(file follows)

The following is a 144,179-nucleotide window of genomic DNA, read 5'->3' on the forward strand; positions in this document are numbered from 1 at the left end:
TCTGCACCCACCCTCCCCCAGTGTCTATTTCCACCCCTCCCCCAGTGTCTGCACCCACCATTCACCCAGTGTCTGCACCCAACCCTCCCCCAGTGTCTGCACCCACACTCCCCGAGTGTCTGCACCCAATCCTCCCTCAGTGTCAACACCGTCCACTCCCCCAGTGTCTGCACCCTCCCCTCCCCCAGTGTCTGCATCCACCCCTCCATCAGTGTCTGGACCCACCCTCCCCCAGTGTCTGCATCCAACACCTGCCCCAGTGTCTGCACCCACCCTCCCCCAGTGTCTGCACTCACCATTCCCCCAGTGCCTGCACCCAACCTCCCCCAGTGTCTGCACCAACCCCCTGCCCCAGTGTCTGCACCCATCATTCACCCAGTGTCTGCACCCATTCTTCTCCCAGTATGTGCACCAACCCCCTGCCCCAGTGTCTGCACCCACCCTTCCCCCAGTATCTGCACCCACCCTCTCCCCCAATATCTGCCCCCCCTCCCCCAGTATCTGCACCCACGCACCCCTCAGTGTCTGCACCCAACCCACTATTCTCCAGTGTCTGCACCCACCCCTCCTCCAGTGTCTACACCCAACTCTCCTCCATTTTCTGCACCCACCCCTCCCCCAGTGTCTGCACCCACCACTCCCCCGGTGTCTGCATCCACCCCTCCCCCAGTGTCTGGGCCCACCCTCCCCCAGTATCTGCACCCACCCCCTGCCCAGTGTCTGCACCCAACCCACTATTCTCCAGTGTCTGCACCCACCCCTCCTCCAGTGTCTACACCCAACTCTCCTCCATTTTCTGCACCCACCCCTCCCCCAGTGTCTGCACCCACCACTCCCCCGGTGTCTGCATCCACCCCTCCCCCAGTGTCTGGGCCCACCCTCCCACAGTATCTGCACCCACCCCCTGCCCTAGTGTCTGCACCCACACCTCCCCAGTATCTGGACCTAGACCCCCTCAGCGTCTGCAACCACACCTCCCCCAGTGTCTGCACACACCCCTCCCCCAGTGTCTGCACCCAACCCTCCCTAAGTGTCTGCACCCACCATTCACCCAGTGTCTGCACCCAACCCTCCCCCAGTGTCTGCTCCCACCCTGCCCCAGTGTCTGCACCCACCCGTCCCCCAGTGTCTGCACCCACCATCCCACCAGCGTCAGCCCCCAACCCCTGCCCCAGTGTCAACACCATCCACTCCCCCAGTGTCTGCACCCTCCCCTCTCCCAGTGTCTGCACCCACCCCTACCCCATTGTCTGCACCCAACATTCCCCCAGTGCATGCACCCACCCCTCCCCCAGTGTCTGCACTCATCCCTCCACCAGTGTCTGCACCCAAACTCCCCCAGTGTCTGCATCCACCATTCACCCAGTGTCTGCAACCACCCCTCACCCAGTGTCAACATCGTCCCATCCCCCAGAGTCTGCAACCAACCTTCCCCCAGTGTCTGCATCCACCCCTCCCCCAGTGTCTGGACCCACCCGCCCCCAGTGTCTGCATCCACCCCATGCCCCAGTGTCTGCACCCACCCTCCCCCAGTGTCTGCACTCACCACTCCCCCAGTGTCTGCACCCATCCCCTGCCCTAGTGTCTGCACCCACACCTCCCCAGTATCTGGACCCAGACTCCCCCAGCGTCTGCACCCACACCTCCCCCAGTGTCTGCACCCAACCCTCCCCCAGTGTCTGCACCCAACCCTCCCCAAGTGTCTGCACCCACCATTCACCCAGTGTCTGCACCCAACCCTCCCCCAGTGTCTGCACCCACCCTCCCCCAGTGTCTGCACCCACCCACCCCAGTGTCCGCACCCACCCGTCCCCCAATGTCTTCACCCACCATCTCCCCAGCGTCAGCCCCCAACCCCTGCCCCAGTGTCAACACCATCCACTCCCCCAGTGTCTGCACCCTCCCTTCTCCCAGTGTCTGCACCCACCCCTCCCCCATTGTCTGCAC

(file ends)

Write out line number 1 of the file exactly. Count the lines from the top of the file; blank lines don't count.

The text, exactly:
The following is a 144,179-nucleotide window of genomic DNA, read 5'->3' on the forward strand; positions in this document are numbered from 1 at the left end: